Following discussions with the National Logistic Corporation (NLC), Pakistan’s premier multimodal logistics enterprise, Kazakhstan has also recently dispatched several truck consignments on a novel trade route passing through Afghanistan to Pakistan. The ports of Gwadar and Karachi in Pakistan act as strategic conduits, linking Central Asia with the Middle East, South Asia, and Africa. The bilateral trade relations between Pakistan and Kazakhstan, both members of the Economic Cooperation Organization, encompass a variety of commerce sectors. The primary traded commodities include textiles, cotton yarn, rice, pharmaceutical products, oil and gas, minerals, and metals.

On the sidelines of the Belt and Road Forum, President Kassym-Jomart Tokayev met with the Prime Minister of Pakistan, Anwar-ul-Haq Kakar, to discuss issues and prospects for cooperation. Additionally, both countries have rekindled their sports interactions.

The golf federations of Pakistan and Kazakhstan have agreed to arrange reciprocal visits in the future. In July, a memorandum was signed between Alin Kanat, President of the Grappling Federation and founder of the Qazaq Batyry Martial Arts Academy, and the General Manager of SukhChain Wellness Club at the Kazakhstan House Lahore. The objective is to promote a healthy lifestyle and the development of martial arts in Pakistan.

There has been an increase in active collaboration in education and research between the two nations. In October, a meeting occurred between Gulzhan Argyn, Director of the Center for Trade and Economic Strategies, and the heads of the Policy Research Institute of Market Economy (PRIME), represented by Ali Salman, and the Pakistan Institute of Development Economics (PIDE), represented by Nadeem Ul Haque.

The historian and director of the Scientific Institute for the Study of the Ulus of Jochi, Professor Zhaksylyk Sabitov, visited Pakistan recently. He delivered lectures at universities and proposed joint research to investigate the shared historical ties and interactions between the peoples of the two regions, including ongoing research involving DNA testing. Two esteemed professors from Quaid-i-Azam University, Muazzam Ali Khan Khattak and Shujaul Mulk Khan, are currently visiting Pavlodar to give lectures to students at Pavlodar State University.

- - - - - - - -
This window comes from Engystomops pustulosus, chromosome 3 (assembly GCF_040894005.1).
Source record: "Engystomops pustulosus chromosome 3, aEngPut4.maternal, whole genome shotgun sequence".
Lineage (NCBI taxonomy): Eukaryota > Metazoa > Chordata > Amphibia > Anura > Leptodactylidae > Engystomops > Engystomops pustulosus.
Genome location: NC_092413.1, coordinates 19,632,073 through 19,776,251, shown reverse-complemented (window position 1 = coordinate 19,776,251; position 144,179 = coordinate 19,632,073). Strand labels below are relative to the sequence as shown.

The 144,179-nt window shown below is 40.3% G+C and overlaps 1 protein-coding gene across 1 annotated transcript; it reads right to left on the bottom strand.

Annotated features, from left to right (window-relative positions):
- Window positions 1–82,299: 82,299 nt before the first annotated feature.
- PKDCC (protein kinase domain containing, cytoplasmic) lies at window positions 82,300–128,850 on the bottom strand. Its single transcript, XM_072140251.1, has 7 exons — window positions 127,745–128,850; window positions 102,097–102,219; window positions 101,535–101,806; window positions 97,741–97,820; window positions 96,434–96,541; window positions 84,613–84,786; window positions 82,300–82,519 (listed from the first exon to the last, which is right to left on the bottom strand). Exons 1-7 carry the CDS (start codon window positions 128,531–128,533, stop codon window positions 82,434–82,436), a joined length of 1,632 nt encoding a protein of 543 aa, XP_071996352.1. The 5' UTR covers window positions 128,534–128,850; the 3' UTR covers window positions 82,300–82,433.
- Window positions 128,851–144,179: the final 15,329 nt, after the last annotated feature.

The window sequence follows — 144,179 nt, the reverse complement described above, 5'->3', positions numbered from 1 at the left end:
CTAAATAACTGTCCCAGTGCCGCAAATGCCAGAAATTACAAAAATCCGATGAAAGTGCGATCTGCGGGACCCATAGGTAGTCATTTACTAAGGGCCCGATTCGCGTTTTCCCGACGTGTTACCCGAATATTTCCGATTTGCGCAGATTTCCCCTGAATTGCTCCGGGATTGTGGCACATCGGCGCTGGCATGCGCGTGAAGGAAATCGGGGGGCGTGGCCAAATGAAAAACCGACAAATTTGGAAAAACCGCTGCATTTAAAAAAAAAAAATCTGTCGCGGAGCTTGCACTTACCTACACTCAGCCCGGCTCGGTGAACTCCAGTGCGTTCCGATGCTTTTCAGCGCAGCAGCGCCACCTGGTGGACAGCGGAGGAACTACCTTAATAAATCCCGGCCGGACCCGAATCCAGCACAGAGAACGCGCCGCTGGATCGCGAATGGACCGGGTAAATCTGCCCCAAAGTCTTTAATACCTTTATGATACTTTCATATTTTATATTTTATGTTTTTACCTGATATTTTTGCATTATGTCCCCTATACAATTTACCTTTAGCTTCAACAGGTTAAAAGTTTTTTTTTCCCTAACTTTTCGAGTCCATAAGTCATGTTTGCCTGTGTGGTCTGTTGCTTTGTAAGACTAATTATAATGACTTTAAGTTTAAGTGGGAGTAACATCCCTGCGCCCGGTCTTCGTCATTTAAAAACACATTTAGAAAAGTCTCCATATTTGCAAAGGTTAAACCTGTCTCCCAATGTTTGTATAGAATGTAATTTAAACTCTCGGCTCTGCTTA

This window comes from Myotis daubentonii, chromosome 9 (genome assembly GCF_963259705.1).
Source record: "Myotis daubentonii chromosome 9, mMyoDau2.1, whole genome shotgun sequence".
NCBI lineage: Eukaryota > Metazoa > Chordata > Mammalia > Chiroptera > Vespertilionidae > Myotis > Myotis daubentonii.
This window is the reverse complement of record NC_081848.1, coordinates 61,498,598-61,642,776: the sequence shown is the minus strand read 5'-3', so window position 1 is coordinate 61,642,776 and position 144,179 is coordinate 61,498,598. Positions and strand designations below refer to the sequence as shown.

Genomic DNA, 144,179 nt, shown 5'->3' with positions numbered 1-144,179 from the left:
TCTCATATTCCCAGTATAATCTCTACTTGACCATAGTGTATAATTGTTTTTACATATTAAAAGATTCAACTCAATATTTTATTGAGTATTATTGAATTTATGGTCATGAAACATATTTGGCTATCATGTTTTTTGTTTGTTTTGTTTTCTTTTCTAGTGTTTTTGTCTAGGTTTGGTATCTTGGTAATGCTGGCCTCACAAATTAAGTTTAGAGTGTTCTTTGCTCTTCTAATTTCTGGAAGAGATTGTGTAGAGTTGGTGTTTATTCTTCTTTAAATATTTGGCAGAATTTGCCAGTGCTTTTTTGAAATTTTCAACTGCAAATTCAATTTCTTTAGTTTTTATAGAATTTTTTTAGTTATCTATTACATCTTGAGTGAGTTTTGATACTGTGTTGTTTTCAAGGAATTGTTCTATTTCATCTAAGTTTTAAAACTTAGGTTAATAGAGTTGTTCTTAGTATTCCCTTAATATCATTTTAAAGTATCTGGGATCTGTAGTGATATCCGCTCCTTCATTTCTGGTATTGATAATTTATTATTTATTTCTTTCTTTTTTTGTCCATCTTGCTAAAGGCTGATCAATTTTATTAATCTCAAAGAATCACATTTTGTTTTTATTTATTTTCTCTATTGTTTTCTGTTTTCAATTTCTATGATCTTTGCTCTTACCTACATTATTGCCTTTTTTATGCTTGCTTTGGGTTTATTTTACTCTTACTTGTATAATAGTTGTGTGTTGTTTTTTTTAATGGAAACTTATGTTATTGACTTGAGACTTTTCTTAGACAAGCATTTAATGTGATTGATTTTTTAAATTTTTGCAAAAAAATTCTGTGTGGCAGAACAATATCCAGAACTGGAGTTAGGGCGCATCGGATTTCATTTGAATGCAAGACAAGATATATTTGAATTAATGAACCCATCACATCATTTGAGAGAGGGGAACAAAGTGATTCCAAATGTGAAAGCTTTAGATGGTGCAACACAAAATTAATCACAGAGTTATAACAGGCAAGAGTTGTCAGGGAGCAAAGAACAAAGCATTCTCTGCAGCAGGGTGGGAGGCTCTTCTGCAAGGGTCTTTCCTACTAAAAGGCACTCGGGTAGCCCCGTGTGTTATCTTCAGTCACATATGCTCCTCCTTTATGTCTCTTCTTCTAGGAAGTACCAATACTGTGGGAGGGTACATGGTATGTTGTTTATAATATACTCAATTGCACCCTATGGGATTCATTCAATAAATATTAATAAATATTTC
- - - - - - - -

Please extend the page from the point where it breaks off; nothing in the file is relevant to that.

Both countries recognize the critical role of banking channels in fostering the growth of bilateral trade and commerce. The Astana International Finance Centre (AIFC) is collaborating with Nauman Bashir Bhatti, Pakistan’s Ambassador in Astana, to establish the AIFC Islamic Branch. Kazakhstan’s Ambassador in Islamabad has engaged with the Presidents of Askari Bank and Bank Alfalah to enhance financial sector cooperation between the two nations.

The inaugural meeting of the Kazakhstan-Pakistan Business Council took place in July. Discussions focused on activating overland and logistic routes, including the Trans-Afghan route and the Karakoram Highway.

The burgeoning trade and commerce ties between Pakistan and Kazakhstan are underpinned by their respective comparative advantages, historical connections, and the prospects offered by the Belt and Road Initiative. The forthcoming transit and trade agreement between Pakistan and Kazakhstan is anticipated to be instrumental in realizing the target bilateral trade volume of $1 billion.

Muhammad Rafiq (Pakistan) is a senior banker based in Kazakhstan with an interest in Central Asian studies.

Disclaimer: The views and opinions expressed in this article are those of the author and do not necessarily reflect the position of The Astana Times.